Bucharest was once home to 100,000 Jews. Today, there are only 4,000 Jews and no bagels to be found. But that’s about to change.
The saga starts with a pair of twentysomething Romanian entrepreneurs, Alexandru Petrescu and Ioan Rusu, who were seeking a novel menu item to launch their Bucharest food truck.
Online research led them to bagels. In September, the pair got on a plane to New York City, the putative bagel capital of the world (sorry, Montreal). After touring bagel bakeries across the five boroughs, Petrescu and Rusu wanted to learn the ins and outs of bagel-making.
They called on Brooklyn’s Center for Kosher Culinary Arts and Lynn Kutner, a master baker who teaches a course called Jewish Baking Classics.
“They looked us up online, and said they were looking for a place to learn about bagel-making,” Jesse Blonder, the Center’s founder and managing director, told the Forward. “They looked at culinary schools and a few people who do private lessons. Between the fact that we’re kosher and that bagels are associated with Jewish food, they chose us.”
And Bagel Boot Camp was born. Petrescu and Rusu “had some general knowledge about bagels, but their practical skills were at a basic general level,” Blonder said. “But they did their homework. They’d tasted bagels, and they knew what kind of product they wanted. They’re not chefs or professional bakers. They’re entrepreneurs.”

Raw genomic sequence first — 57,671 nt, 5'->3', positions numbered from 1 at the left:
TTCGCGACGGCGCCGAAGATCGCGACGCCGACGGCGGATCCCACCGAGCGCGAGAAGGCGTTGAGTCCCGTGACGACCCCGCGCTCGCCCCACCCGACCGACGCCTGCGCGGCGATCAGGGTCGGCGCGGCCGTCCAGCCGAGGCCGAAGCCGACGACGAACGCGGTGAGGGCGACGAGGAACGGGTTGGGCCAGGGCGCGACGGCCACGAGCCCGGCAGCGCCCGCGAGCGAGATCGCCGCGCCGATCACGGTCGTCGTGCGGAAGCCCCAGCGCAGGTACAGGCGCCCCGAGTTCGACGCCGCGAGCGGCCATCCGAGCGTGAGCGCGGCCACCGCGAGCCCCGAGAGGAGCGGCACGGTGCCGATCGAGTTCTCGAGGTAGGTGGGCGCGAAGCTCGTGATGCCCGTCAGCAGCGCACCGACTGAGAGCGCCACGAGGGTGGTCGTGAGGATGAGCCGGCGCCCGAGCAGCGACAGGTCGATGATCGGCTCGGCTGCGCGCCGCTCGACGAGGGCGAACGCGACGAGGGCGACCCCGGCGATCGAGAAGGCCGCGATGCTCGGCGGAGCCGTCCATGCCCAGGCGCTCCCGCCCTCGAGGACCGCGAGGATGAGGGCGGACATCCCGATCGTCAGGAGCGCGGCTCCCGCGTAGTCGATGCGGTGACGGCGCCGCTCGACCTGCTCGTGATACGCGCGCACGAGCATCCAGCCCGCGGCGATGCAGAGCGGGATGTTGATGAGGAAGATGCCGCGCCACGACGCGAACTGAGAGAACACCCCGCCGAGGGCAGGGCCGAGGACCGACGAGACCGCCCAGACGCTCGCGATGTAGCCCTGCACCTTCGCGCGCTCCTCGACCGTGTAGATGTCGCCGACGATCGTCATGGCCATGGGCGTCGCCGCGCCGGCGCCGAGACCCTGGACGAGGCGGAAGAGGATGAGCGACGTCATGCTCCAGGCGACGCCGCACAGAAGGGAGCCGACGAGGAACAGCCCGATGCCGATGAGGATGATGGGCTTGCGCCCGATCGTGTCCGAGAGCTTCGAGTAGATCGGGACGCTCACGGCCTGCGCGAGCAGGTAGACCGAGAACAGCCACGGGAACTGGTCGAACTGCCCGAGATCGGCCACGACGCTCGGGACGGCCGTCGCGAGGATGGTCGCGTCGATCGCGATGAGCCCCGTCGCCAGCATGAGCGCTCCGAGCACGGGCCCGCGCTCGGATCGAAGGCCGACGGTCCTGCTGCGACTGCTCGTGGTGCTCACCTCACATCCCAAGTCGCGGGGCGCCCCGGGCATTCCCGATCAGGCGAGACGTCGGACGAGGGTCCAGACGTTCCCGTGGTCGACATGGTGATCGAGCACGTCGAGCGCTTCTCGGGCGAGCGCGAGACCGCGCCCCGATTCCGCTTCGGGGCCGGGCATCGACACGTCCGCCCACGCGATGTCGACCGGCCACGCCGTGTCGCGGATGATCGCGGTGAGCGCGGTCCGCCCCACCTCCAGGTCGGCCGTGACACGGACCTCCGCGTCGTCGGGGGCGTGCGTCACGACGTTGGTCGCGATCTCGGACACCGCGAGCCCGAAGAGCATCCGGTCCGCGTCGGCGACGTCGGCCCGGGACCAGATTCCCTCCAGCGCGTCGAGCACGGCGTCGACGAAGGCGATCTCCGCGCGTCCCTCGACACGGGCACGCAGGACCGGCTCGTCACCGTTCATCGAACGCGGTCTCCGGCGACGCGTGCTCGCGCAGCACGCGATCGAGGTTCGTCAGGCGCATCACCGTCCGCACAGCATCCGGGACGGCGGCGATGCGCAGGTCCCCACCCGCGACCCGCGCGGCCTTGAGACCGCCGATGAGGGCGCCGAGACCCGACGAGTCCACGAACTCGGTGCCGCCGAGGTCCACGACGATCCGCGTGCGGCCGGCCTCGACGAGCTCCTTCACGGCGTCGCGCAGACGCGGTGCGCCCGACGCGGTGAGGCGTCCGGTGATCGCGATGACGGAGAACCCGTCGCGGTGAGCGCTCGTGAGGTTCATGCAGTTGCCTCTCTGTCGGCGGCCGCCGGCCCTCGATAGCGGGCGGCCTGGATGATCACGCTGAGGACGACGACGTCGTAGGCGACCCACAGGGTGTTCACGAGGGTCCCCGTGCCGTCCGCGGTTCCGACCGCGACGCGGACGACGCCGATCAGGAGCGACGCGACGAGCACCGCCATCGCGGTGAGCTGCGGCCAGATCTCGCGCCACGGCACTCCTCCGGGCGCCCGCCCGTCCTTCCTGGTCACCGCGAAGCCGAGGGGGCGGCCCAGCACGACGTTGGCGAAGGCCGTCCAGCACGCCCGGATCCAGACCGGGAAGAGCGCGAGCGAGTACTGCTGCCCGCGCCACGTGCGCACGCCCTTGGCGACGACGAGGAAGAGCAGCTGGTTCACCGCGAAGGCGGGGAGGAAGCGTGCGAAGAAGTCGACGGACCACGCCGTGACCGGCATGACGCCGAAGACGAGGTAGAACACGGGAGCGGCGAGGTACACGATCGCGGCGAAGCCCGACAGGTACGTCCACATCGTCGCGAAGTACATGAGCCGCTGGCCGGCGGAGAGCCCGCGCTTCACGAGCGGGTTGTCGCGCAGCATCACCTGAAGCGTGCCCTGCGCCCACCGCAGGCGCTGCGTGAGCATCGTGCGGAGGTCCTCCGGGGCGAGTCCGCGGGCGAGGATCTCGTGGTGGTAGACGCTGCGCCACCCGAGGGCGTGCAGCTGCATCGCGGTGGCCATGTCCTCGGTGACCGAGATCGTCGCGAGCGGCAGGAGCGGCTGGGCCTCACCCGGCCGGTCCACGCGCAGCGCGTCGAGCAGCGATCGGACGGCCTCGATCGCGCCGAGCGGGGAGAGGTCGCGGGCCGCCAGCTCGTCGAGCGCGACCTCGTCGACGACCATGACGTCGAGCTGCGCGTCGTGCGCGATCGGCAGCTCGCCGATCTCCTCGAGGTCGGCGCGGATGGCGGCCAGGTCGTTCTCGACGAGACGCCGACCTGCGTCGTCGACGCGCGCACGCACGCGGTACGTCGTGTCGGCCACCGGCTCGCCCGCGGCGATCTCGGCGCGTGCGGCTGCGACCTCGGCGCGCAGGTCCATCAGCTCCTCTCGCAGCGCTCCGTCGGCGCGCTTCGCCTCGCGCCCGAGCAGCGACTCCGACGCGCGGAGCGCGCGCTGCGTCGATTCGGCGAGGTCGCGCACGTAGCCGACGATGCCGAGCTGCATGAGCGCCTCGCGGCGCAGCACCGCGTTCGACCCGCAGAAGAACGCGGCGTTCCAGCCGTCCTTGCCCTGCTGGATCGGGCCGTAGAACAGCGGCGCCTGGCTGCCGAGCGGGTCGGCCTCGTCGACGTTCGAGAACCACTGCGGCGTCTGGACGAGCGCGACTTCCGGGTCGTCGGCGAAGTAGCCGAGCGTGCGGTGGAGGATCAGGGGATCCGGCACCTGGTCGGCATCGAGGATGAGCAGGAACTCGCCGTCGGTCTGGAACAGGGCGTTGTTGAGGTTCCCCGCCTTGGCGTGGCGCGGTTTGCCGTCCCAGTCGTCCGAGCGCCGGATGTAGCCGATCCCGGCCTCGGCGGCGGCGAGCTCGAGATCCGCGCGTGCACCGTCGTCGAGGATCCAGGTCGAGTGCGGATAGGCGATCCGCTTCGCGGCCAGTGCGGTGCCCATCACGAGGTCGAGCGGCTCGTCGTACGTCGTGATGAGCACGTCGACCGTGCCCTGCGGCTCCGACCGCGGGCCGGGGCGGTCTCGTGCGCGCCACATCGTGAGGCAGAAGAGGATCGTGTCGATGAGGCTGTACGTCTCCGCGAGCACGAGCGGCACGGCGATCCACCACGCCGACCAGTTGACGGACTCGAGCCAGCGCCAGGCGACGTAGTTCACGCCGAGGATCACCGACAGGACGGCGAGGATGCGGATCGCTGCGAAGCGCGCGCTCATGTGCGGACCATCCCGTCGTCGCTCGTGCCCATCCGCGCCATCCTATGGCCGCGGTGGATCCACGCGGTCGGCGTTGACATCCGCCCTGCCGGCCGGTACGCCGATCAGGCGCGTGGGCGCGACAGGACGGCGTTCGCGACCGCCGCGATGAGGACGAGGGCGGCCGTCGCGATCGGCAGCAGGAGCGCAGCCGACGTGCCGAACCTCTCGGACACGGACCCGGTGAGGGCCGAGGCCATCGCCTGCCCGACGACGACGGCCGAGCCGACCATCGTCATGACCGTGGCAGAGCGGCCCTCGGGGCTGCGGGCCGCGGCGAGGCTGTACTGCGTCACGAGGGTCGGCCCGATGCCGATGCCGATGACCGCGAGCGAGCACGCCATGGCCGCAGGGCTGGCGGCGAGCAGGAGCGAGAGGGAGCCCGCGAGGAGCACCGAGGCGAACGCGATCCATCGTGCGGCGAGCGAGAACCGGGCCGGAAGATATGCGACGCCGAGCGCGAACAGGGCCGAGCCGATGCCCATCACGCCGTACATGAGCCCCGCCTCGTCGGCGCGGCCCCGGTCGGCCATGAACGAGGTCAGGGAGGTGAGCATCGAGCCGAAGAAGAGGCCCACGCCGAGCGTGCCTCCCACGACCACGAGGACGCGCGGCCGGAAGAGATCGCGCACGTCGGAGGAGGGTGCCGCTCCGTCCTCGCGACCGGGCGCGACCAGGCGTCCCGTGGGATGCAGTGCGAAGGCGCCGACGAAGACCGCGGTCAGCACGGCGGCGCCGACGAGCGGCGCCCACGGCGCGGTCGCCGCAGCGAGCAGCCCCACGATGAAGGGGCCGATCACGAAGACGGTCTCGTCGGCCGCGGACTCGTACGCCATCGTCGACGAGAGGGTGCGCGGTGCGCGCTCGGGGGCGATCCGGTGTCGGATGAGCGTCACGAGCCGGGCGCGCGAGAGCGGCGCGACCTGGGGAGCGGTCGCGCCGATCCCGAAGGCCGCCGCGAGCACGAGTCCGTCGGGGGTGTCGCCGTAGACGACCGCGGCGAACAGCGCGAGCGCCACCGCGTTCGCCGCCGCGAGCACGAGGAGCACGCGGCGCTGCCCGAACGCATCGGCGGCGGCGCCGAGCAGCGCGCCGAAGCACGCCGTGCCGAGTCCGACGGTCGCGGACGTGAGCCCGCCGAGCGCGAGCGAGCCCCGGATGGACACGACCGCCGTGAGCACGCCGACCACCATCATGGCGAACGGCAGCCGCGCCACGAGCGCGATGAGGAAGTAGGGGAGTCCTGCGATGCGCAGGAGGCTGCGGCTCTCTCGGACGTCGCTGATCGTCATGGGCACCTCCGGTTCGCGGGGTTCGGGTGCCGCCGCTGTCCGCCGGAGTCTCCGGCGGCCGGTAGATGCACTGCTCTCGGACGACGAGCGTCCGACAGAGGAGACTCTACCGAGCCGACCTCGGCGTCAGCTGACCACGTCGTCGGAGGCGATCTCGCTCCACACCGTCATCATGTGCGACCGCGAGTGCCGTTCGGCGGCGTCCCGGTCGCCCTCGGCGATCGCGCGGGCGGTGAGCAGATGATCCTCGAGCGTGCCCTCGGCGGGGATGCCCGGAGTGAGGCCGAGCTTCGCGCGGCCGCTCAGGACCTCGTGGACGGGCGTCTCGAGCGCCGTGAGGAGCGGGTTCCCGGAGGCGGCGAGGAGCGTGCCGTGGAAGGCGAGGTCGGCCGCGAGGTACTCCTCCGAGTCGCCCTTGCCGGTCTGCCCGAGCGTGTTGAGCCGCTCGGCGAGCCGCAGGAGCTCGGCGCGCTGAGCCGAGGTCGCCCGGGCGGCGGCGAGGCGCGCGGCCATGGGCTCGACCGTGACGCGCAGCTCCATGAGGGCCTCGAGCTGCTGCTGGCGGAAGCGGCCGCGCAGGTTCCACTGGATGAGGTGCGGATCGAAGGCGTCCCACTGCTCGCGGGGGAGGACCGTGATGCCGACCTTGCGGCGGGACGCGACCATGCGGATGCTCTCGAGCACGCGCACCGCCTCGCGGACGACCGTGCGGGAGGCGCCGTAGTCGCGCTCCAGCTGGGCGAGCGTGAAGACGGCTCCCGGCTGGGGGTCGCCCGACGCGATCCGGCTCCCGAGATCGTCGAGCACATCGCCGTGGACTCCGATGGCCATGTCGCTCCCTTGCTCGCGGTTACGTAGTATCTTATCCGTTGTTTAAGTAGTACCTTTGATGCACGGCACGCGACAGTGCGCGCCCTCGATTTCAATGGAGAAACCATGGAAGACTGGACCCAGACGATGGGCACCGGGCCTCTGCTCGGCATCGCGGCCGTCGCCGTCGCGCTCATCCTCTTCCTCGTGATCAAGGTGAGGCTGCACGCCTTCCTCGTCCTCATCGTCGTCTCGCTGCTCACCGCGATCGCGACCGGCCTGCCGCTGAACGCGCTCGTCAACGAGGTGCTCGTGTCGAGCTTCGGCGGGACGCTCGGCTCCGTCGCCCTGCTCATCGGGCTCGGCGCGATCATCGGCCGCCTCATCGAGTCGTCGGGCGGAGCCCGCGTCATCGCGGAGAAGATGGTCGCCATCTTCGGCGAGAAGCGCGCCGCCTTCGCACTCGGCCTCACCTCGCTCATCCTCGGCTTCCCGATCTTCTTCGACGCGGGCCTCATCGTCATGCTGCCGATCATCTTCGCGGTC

The $750 class began with a four-hour workshop with Kutner and Blonder, and “we stuck around another hour just talking,” Blonder said. “I was very curious myself. I wanted to know what they planned to do, what kind of business they wanted to open, what they felt the market for this was. They said nobody knows what bagels are there.”
With the pair set to launch their food truck in a corporate park in central Bucharest, “they wanted to have a signature item that would distinguish them and be easy to market. The image of bagel, associated with New York, was how they’d brand themselves.”
So what are the basics of a great bagel? “It all starts with what kind of flour you use,” Blonder said. “We use a high-gluten King Arthur brand flour. Lynn prefers it; she says it gives bagels the characteristic chew.” After mixing the flour and water, dough gets “proofed” — leavened — Blonder said to let it rise. The dough is then rolled and shaped, proofed again, then boiled, seeded, and baked.
The pupils learned well, Blonder said. “We baked dozens and dozens of bagels, and they were all great because they did what we showed them,” Blonder joked.
Still, Blonder said, “I’m curious to know how the product comes out, especially because everyone says New York bagels and pizza are so good in New York because of the water. Given the fact that their water’s much different, I’d love to taste it and see. Failing that, I’d love to see pictures. And, of course, I’d love to hear how their business goes.”
Petrescu and Rusu, alas, did not return requests for comment.